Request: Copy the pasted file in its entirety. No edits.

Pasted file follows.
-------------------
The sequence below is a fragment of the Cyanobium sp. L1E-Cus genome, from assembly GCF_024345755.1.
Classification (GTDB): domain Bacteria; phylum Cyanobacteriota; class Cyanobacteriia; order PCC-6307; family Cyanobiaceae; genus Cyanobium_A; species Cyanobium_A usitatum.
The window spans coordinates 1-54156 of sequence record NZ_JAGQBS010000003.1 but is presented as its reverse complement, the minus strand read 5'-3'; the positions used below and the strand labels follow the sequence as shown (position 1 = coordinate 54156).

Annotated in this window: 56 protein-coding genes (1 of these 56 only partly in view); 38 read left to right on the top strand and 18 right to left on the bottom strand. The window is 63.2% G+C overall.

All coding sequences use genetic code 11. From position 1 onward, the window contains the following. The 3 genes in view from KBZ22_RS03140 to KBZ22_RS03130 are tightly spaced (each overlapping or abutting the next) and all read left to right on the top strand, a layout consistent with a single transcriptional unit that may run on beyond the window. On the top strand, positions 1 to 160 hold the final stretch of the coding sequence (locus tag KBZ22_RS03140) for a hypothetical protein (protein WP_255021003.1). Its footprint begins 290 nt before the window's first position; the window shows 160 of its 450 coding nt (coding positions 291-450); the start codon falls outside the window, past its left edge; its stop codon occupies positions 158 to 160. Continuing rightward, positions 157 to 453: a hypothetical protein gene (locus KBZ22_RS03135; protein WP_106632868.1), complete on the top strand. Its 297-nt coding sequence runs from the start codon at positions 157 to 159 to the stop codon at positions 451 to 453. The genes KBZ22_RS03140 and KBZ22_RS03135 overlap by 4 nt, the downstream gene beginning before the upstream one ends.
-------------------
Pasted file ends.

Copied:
The sequence below is a fragment of the Cyanobium sp. L1E-Cus genome, from assembly GCF_024345755.1.
Classification (GTDB): domain Bacteria; phylum Cyanobacteriota; class Cyanobacteriia; order PCC-6307; family Cyanobiaceae; genus Cyanobium_A; species Cyanobium_A usitatum.
The window spans coordinates 1-54156 of sequence record NZ_JAGQBS010000003.1 but is presented as its reverse complement, the minus strand read 5'-3'; the positions used below and the strand labels follow the sequence as shown (position 1 = coordinate 54156).

Annotated in this window: 56 protein-coding genes (1 of these 56 only partly in view); 38 read left to right on the top strand and 18 right to left on the bottom strand. The window is 63.2% G+C overall.

All coding sequences use genetic code 11. From position 1 onward, the window contains the following. The 3 genes in view from KBZ22_RS03140 to KBZ22_RS03130 are tightly spaced (each overlapping or abutting the next) and all read left to right on the top strand, a layout consistent with a single transcriptional unit that may run on beyond the window. On the top strand, positions 1 to 160 hold the final stretch of the coding sequence (locus tag KBZ22_RS03140) for a hypothetical protein (protein WP_255021003.1). Its footprint begins 290 nt before the window's first position; the window shows 160 of its 450 coding nt (coding positions 291-450); the start codon falls outside the window, past its left edge; its stop codon occupies positions 158 to 160. Continuing rightward, positions 157 to 453: a hypothetical protein gene (locus KBZ22_RS03135; protein WP_106632868.1), complete on the top strand. Its 297-nt coding sequence runs from the start codon at positions 157 to 159 to the stop codon at positions 451 to 453. The genes KBZ22_RS03140 and KBZ22_RS03135 overlap by 4 nt, the downstream gene beginning before the upstream one ends.